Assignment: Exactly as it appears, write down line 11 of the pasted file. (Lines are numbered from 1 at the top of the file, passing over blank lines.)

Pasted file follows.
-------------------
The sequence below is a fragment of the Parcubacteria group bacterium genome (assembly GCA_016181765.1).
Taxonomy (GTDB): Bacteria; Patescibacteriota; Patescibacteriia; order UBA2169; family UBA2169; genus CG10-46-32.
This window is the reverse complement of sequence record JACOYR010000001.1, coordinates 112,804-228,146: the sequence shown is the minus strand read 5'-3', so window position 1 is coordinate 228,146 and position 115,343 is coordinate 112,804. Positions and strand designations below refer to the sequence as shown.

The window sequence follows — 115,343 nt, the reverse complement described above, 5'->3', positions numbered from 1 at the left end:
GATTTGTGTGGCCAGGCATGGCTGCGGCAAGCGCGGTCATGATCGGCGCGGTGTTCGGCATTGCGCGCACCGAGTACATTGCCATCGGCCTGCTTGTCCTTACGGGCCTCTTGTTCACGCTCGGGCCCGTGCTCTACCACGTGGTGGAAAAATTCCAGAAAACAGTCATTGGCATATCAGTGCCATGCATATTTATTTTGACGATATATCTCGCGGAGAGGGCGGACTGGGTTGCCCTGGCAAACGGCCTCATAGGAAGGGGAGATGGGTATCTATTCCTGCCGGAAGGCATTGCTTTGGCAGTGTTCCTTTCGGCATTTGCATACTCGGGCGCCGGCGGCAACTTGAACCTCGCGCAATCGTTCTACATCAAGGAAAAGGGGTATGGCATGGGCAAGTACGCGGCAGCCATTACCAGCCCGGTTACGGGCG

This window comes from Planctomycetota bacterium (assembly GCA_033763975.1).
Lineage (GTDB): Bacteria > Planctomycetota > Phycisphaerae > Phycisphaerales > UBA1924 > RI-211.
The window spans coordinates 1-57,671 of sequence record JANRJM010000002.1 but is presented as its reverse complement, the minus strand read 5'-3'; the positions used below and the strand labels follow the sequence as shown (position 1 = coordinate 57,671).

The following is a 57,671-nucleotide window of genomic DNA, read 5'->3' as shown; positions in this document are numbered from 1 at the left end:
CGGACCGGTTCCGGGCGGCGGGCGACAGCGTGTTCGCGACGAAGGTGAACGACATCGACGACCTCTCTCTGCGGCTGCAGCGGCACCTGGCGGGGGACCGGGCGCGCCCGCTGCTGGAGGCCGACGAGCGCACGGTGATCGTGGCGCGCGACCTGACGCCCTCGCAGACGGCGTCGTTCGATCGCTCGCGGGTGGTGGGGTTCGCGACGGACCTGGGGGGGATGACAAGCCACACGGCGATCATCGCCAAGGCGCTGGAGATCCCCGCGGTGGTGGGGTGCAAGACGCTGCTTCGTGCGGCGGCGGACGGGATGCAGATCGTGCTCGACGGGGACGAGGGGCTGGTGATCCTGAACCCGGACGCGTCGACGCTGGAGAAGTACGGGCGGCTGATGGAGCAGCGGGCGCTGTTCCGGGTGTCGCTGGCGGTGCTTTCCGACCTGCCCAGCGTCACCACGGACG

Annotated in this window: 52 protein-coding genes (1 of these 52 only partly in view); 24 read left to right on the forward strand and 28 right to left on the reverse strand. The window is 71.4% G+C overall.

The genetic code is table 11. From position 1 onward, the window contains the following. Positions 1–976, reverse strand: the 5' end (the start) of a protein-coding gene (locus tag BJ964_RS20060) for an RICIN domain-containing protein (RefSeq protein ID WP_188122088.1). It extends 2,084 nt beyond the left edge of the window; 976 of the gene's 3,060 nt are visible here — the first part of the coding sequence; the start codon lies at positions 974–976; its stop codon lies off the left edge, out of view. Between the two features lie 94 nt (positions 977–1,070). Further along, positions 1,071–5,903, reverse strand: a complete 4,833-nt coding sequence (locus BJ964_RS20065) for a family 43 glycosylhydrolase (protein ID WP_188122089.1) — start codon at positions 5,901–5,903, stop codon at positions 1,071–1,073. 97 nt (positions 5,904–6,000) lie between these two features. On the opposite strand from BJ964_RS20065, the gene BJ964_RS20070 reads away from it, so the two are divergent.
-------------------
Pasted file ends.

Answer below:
Annotated in this window: 52 protein-coding genes (1 of these 52 only partly in view); 24 read left to right on the forward strand and 28 right to left on the reverse strand. The window is 71.4% G+C overall.